The Lost Art Of Sitting In The Dark On My Own
Last night, I saw Claire Denis’ complex and gripping White Material, instantly a contender for Film of the Year.
It’s worth stating how good the film was because it’s one of those films that will sink without a trace in a summer governed by CG animated sequels, men-on-a-mission action flicks and Christopher Nolan. Certainly, I was one of only about six or seven people in last night’s screening. More pertinently, I went to the cinema on my own, because frankly there’s only a finite number of people I could convince to see a French movie about an African civil war, and none of them was around.
So I went on my own…and it struck me, sitting there in the dark with just me and the movie, how long it’s been since I last did this. I worked it out: February 2008.
It’s weird how habits change. In my youth, I wouldn’t think twice about wandering into a cinema off the street, at all hours of day and night, to see…well, whatever was on. Admittedly, I’m talking about being a student, primarily in London, when there was a stonking amount of choice. For 12 blissful months, I had a free pass to the National Film Theatre (now BFI South Bank), and it would have been rude not to use it. Yet part of it was the pleasure – and often the pain – of trying to see everything.
That attitude hung on for years after graduation. Living on next to nothing in Sydney while I was travelling, I stumbled upon a couple of decent art-house cinemas and that was it. Sod the sun-screen, just head inside if you want to protect your skin from UV radiation. The absolute madness was that one of my favoured haunts was situated, almost magically, within a stone’s throw of the Opera House and Harbour Bridge. I’d gone all that way to see these amazing architectural icons…and yet here I was, sitting in the dark watching A Room For Romeo Brass, a movie filmed in the region where I grew up. (Incidentally, a whole year away, and was the only time I felt homesick. Thank you, Shane Meadows!)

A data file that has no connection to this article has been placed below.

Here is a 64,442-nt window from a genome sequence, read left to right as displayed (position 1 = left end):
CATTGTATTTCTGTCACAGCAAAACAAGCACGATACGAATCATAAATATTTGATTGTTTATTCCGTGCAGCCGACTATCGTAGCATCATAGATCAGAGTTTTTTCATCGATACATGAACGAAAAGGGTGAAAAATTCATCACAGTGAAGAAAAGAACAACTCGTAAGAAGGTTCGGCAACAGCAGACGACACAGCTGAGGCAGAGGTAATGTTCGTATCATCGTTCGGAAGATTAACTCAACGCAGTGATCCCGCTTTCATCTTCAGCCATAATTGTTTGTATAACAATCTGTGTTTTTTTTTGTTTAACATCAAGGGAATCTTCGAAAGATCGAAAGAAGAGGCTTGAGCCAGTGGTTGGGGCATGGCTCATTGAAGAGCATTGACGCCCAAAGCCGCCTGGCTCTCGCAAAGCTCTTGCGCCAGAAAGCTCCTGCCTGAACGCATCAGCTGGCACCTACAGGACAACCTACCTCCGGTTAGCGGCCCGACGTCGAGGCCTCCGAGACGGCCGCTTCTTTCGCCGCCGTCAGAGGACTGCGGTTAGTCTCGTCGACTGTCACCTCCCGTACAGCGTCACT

I came back to England – specifically, my hometown, Derby, ’cause I’d gone all the way to Australia and fallen in love with a woman from the very place I’d spent years escaping from. Small world, eh? Still, with a decent art-house cinema down the road (then the Metro; now the QUAD) it was easy enough to catch a movie on the way back from work.
I don’t know when, or why, things changed, but I gradually stopped going on my own, and cinema-going went from being that burning, compulsive obsession to an occasional treat. Looking back, I can detect a few reasons for the shift:
– Getting older. Not just the usual pressures (work, relationship, kids) that prevent impromptu screenings, but also the fact that, as age-related fatigue kicks in, the sheer energy to pull yourself off your arse and into a cinema starts to fade. I know this for a fact, because I very nearly didn’t go last night for the same reason: I couldn’t be arsed. Somewhere, there exists a Pandora’s Box containing all of the films I’ve still not seen because “I couldn’t be arsed” when they were released.
– Getting busier. Again, not just the usual pressures. More fool me, I started to write seriously in early 2005, when I took on editorial duties for a Doctor Who fanzine, Shockeye’s Kitchen. It’s probably the single most important factor in why I’m still writing now, but at the time it was a massive drain on time, chiefly because I was also learning Photostop and Quark from scratch as well as commissioning, editing and writing articles…and all of this after-hours. Since I began freelancing, this situation has only got worse; I have to grasp the opportunities to see a movie out of sheer pleasure on the rare occasions I can find them.
– DVDs. When I was a student, I had a crappy telly and a VHS, so going to the cinema was a no-brainer. It was the only way to see a movie properly. In purist’s terms, I suppose, it still is: I get a frisson of wow in the cinema even from the crappest movies, yet show me a masterpiece at home and I have to really work at loving it. But the gap in picture/sound quality has been significantly reduced by those shiny discs, even more so with the advent of Blu-ray, and it’s become a perfectly acceptable alternative.
– Orange Wednesdays. This fiendish little socialiser started in 2003 (yes, I checked) and I don’t think it’s a coincidence that my shift towards seeing films in company commenced soon after. Put simply, when it costs the same amount of money to see a film with a friend as it does on your own, it becomes that bit more attractive to ‘make a date’ out of cinemagoing. Especially if everybody else in the cinema is coupled up; don’t underestimate the power of peer pressure and conformity. Of course, this has two knock-on effects. 1) You have to plan to see a movie. Cue the inevitable, “I’m busy this Wednesday; do you mind holding off until next week.” 2) It takes Herculean effort to see a film any other night of the week, because suddenly you’re aware of how damned expensive it is. Net result? Less trips to the cinema.
All of which is a roundabout way of saying, I still love going to see a movie on my own…but by god it’s hard.